Make each point jiggle around in its own, random way, and babies are less interested. Make all the points move together in the same direction (what scientists call "point-light biological motion"), and newborns really take notice (Bidet-Ildei et al 2014).
It seems an effective rule of thumb for identifying living creatures: Pay attention to the stuff that moves as a unit.
clear that newborn babies pay special attention to faces. And they
can quickly learn to tell one face from another.
In one experiment, newborn babies were capable of recognizing a specific face after just 90 seconds of looking (Coulon et al 2011)!
Do newborns recognize their parents' faces? You bet. Learn more about this and other social feats in my article, "The social world of newborns."
Here's something about newborn cognitive development that scientists can't yet explain: Newborns can use their sense to touch to figure out what an unseen object looks like.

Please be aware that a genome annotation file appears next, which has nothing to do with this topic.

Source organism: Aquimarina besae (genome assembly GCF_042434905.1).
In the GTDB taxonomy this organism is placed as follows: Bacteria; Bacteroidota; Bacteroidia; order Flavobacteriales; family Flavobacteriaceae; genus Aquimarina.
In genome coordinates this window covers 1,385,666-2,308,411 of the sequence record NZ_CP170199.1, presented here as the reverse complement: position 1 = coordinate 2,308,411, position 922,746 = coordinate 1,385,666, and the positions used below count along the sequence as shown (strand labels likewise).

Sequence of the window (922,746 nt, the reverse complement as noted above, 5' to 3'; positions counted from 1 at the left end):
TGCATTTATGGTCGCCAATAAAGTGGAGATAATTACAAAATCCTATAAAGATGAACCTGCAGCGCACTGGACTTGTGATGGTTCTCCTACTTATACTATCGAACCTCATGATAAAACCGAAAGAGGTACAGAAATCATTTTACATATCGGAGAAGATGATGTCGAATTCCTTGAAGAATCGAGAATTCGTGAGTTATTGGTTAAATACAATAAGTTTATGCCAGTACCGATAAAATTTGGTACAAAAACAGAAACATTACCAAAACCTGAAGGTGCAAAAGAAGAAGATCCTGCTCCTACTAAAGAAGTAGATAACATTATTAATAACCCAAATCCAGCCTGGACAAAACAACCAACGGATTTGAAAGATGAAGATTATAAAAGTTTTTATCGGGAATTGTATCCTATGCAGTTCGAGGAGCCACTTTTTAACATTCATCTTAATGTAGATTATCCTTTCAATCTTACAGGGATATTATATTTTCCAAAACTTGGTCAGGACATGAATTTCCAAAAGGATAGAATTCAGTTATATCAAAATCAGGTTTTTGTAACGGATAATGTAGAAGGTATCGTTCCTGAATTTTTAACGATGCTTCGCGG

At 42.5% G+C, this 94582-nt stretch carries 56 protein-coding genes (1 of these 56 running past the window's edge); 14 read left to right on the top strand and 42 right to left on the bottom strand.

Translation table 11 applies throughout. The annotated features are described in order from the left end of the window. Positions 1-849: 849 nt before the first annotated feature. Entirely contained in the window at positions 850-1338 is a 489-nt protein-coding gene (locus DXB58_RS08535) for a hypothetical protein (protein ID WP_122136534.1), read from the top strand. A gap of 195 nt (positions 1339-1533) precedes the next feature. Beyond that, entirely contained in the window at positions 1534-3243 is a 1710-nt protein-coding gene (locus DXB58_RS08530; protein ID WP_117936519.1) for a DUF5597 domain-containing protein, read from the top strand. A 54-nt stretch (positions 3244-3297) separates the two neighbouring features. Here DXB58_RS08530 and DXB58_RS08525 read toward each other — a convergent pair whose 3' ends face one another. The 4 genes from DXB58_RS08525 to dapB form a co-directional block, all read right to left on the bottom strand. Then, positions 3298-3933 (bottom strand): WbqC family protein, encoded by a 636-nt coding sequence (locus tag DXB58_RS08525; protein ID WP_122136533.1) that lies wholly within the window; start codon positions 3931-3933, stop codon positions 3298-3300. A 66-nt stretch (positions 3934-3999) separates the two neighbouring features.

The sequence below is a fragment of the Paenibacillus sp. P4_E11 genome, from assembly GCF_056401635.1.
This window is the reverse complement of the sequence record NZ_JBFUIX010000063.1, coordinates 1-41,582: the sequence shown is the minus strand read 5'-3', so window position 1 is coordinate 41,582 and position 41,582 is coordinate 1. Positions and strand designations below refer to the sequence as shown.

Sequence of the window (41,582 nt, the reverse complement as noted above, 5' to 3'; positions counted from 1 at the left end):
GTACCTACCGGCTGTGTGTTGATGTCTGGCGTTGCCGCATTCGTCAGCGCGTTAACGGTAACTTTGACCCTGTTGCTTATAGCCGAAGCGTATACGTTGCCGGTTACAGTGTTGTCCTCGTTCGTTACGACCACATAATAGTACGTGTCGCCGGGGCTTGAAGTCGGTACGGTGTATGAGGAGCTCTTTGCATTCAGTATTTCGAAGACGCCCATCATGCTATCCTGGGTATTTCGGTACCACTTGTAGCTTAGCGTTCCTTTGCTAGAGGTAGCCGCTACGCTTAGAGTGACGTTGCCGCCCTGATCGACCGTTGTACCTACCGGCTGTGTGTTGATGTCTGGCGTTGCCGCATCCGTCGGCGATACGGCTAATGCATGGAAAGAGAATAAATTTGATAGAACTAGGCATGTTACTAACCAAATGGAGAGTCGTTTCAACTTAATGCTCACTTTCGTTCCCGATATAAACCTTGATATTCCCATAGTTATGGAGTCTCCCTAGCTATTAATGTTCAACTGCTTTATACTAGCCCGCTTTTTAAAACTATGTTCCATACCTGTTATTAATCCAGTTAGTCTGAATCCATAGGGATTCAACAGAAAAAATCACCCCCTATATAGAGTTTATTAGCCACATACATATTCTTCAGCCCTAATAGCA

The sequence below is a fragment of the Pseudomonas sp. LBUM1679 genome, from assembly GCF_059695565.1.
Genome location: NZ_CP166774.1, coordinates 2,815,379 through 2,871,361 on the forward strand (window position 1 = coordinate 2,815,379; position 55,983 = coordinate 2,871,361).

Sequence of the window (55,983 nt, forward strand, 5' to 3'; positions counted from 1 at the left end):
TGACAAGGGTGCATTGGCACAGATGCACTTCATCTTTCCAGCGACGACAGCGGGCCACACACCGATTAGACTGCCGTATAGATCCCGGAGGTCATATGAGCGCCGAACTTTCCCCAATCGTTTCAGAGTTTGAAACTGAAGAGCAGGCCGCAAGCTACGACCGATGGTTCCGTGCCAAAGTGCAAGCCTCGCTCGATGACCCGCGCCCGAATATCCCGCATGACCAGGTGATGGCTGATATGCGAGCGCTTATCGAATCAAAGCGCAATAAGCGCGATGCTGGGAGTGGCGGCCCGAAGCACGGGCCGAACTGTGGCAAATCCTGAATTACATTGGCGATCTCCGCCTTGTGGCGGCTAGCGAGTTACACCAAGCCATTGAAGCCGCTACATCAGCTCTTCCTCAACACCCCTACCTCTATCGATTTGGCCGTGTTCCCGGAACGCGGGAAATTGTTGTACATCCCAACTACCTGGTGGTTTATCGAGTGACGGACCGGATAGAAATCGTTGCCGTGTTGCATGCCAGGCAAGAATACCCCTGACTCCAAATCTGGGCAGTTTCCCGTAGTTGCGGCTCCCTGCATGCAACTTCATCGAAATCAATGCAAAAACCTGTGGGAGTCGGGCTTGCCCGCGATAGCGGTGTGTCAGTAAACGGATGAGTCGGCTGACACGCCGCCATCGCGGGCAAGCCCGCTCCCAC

To see what I mean, consider this experimental procedure, devised by Arlette Streri and her colleagues.
When Streri and her colleagues did this, they found that newborns would look longer at the shape they hadn't touched before, as if they were already familiar with it (and therefore less interested).
Moreover, newborns showed this preference despite the fact that the visual test stimuli were much larger versions of the objects they actually held. So newborns hadn't become familiar merely with the specific objects they've handled. They'd become familiar with their shapes – in the abstract.
Similar experiments show that newborns can anticipate what different textures will look like. If they handle an (unseen) object with a bumpy texture, they later act as if they are familiar with the visual appearance of that texture.